The first school in the town was held in what is now district number 74, and taught by Charles King, in the house of J. E. Van Slyke, in the fall of 1856. There was about a dozen scholars. During that fall and the winter following, a log school-house was built in the south-west corner of section 2. It was about 15x22 feet, contained slab seats, and could seat comfortably about thirty scholars, although the first school taught in it, contained thirty-eight. This house was used until September, 1867, when it was burned. The next spring the present frame building was erected at a cost of $700. It is 24x32 feet, contains patent seats, and has a capacity for comfortably seating about fifty scholars. The district, at present, contains about forty-five.
Closely following this school was the one conducted in what is now district number 75. During the winter and spring of 1857, the people erected a log building on the east side of the road in the south-west quarter of section 24, it was 15x20 feet, contained slab seats, and everything in the most primitive style. The following summer, Miss Mary E. Wheeler, of Sciota taught a three months term, with about a dozen scholars. The log house was used until the present building was erected in the southeast corner of section 23. It is frame about 20x30 feet, and has patent seats.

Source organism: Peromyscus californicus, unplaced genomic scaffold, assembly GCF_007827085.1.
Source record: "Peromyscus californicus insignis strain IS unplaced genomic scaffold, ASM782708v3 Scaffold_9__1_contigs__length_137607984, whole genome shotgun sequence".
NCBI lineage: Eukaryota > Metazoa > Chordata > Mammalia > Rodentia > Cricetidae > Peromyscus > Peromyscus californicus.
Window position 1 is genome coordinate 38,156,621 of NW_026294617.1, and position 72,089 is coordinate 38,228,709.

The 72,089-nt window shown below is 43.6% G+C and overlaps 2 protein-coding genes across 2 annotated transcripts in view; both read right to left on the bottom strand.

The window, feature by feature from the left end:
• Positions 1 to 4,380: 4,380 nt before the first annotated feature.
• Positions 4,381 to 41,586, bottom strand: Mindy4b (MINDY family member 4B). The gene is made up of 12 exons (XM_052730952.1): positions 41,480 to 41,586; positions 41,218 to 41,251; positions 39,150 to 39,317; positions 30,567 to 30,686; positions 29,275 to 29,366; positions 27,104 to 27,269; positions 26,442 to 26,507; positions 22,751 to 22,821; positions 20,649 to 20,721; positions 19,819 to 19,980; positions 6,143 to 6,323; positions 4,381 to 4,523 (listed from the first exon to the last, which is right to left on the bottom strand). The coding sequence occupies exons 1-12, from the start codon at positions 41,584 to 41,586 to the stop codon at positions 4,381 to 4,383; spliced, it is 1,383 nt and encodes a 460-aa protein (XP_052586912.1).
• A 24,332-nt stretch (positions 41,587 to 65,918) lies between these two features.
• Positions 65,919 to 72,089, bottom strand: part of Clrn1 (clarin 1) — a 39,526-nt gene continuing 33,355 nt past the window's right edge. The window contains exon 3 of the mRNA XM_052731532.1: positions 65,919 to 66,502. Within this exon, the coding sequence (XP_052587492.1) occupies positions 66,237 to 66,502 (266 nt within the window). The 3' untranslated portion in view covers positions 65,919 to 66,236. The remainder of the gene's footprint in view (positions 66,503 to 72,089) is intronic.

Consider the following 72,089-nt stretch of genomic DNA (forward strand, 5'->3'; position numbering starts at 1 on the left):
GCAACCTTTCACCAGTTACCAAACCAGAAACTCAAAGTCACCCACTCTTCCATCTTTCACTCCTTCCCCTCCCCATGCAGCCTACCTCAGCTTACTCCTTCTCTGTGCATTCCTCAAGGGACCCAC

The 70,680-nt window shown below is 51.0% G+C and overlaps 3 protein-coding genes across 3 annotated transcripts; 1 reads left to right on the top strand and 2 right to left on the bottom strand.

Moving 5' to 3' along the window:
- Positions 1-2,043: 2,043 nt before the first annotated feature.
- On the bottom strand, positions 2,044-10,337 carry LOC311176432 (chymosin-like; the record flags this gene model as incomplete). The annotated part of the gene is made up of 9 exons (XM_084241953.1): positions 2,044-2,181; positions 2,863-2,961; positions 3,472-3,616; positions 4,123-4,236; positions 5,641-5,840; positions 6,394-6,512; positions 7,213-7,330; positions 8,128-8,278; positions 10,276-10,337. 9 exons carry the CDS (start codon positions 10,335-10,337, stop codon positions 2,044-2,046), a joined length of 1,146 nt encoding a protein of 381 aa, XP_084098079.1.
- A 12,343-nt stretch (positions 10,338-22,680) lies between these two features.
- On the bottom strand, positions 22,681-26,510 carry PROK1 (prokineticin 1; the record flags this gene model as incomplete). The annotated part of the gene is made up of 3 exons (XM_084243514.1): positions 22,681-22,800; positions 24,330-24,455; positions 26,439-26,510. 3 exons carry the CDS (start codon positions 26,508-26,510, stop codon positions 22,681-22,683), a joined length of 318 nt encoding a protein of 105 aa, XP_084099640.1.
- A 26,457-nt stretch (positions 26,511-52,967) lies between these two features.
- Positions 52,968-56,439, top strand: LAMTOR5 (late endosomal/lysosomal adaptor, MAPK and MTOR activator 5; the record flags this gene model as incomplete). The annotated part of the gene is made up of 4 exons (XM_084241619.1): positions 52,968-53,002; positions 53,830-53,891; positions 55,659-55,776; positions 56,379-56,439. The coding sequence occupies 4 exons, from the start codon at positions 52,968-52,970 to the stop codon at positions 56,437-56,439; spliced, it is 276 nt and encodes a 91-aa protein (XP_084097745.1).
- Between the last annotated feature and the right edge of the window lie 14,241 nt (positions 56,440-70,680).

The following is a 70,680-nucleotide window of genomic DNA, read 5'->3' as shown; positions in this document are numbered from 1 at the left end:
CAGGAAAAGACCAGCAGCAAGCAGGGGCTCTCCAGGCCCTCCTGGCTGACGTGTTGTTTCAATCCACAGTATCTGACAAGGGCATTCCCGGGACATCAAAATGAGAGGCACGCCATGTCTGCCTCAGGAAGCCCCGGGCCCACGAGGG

Between this date and 1860, three more schools were opened in the town. One in district number 73, one in 76, and one in 77. The First school in 73, was taught by Miss Mary Bottomly; she had about ten scholars. A log building was used until 1867, when the present frame structure was built and located in the south-west corner of section 1.